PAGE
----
Stanley Kubrick is among the small handful of directors whose visual compositions seem to defy the look of their times, and look fantastic doing it. From the eerie symmetries and skewed perspectives of The Shining to the dappled romanticism of Barry Lyndon, it’s hard to date one of Kubrick’s visual feasts merely by its appearance.
That’s why we’re especially stoked that Warner Bros. is planning to commemorate the 50th anniversary of Kubrick’s 2001: A Space Odyssey by re-releasing a pristine 70mm print of the sci-fi epic in select theaters later this spring.
The studio announced the landmark film’s return to theaters in a widely-circulated release, saying the goal is to give today’s moviegoers the same “cinematic event audiences experienced 50 years ago.”
The approach to the re-release is minimal and authentic, according to the studio. “For the first time since the original release, this 70mm print was struck from new printing elements made from the original camera negative,” Warner Bros. explained. “This is a true photochemical film recreation. There are no digital tricks, remastered effects, or revisionist edits.”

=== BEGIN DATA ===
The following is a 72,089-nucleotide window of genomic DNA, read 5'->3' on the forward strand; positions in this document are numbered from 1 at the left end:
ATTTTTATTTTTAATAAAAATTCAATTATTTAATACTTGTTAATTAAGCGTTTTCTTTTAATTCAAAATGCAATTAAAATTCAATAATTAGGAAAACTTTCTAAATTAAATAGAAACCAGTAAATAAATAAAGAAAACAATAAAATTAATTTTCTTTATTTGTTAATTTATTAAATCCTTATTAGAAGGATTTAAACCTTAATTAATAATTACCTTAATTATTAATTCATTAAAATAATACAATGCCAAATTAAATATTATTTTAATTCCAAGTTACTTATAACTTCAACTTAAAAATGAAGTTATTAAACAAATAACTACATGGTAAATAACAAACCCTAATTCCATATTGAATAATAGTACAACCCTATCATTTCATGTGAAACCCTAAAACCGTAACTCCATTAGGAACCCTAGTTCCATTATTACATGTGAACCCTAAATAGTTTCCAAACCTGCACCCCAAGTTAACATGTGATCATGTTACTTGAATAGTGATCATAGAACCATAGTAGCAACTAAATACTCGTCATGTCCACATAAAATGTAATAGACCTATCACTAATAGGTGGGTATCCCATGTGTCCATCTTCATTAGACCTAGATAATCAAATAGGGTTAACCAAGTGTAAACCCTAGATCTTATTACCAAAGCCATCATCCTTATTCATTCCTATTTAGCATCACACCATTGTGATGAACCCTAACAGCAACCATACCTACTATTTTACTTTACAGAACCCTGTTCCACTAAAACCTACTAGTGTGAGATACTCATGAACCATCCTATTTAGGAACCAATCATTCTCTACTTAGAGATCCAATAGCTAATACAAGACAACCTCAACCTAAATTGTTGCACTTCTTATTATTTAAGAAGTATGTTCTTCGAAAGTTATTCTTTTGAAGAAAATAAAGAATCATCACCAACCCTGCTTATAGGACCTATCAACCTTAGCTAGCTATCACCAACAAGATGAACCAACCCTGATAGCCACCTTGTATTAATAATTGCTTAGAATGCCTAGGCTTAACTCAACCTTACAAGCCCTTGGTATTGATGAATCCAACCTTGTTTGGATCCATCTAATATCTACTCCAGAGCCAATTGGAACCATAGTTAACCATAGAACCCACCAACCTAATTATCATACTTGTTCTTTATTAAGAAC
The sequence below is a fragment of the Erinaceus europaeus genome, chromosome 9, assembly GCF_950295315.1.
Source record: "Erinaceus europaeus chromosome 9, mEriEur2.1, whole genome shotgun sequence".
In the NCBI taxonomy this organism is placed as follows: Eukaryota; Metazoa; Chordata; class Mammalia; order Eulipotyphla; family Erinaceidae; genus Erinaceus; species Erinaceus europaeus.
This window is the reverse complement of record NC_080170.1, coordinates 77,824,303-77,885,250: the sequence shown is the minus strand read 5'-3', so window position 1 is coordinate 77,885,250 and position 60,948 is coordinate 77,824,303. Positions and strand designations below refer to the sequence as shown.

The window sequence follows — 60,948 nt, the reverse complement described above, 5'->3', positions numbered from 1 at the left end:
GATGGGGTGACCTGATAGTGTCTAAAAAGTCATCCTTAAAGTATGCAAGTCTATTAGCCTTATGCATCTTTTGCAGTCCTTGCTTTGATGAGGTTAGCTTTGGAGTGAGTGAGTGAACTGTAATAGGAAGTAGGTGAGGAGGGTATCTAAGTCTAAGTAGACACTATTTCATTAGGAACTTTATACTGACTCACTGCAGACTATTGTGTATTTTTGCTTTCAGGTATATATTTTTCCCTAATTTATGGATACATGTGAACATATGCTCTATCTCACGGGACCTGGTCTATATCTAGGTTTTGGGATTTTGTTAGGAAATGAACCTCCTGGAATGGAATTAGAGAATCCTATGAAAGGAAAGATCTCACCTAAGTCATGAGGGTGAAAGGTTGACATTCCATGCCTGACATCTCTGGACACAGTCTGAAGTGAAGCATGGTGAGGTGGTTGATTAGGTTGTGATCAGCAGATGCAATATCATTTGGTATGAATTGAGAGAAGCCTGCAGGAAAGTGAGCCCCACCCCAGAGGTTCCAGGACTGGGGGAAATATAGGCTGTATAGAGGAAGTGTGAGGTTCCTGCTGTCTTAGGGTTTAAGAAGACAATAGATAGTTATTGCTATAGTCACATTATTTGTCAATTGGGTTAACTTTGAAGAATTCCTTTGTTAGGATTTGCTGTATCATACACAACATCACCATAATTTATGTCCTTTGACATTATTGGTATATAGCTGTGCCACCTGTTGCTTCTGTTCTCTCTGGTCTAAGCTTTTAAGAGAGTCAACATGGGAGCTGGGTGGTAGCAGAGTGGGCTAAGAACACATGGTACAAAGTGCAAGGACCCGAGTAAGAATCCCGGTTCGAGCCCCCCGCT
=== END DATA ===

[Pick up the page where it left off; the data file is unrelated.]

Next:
In the pre-Star Wars days, when most science fiction films didn’t (or couldn’t) set a high priority on making their space set pieces look particularly convincing, Kubrick’s 1968 masterpiece paid diligent attention to giving space — and the objects in it — a true sense of place.
Kubrick’s devotion to realism was part of that formula, but so, too, was his insistence on crafting a futuristic world that somehow still managed to looked lived in. On the big screen, it represented a giant leap forward; one that George Lucas would later reference as a key visual touchstone for what he hoped to accomplish with Star Wars.
There’s no word yet on how many screens will be lit up by HAL 9000’s eerily placid red eye, but with Warner Bros.’ distribution power, we hopefully won’t have to travel far to voyage once more to the very limits of the universe. The unrestored re-release of 2001: A Space Odyssey floats into theaters beginning May 18.